Risk factors for resistance to fluoroquinolone antibiotics change over time
Research Activities, July 2009, No. 347
Fluoroquinolones are the most commonly prescribed class of antibiotics to treat a variety of bacterial infections. Over the years, Escherichia coli bacteria have shown increased resistance to this class of antibiotics, making E. coli infections harder to treat. Up to 20 percent of hospitalized patients have fluoroquinolone-resistant strains of E. coli.
Researchers from the Center for Education and Research on Therapeutics (CERT) at the University of Pennsylvania School of Medicine have found that risk factors for such resistance change over time. They conducted a 3-year (2002-2004), case-control study of 774 hospitalized patients at 2 large medical centers. Gastrointestinal tract colonization with fluoroquinolone-resistant E. coli was identified in 89 (11.5 percent) of the patients. Prior fluoroquinolone use was significantly associated with resistant strains colonizing the gastrointestinal tract. In 2004, patients who had used fluoroquinolone were nearly ten times more likely to have resistant E. coli colonization than those who had not used the antibiotic. However, in 2002 and 2003, the link between fluoroquinolone use and E. coli resistance was not significant. This suggests that the clinical epidemiology of resistant organisms may change over time.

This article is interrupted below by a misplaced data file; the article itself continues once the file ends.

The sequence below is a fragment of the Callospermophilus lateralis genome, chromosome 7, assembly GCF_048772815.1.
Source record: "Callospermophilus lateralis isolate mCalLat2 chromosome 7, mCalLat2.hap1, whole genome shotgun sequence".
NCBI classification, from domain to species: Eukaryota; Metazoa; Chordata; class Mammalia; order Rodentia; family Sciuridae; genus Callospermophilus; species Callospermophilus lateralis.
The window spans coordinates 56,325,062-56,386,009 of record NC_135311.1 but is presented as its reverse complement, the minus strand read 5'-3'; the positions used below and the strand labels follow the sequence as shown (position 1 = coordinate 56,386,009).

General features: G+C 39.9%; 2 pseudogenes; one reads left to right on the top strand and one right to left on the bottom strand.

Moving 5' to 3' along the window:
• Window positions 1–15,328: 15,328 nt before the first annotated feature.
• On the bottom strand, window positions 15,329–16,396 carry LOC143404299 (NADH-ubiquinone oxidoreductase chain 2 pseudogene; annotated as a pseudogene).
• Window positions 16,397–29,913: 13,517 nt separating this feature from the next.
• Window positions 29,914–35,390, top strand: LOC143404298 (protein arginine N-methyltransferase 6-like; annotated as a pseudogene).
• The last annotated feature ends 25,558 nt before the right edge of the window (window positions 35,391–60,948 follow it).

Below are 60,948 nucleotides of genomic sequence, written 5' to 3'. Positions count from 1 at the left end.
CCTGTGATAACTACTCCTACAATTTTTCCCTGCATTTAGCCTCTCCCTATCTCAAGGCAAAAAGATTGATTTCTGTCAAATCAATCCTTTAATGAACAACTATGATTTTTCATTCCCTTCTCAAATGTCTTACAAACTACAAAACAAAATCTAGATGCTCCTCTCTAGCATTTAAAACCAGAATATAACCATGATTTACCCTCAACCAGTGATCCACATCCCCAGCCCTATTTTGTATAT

The study was supported in part by a grant from the Agency for Healthcare Research and Quality (HS10399) to the University of Pennsylvania School of Medicine CERT. For more information on the CERT program, please visit http://certs.hhs.gov/.
See "Gastrointestinal tract colonization with fluoroquinolone-resistant Escherichia coli in hospitalized patients: Changes over time in risk factors for resistance," by Ebbing Lautenbach, M.D., M.P.H., M.S.C.E., Joshua P. Metlay, M.D., Ph.D., Mark G. Weiner, M.D., and others, in the January 2009 Infection Control and Hospital Epidemiology 30(1), pp. 18-24.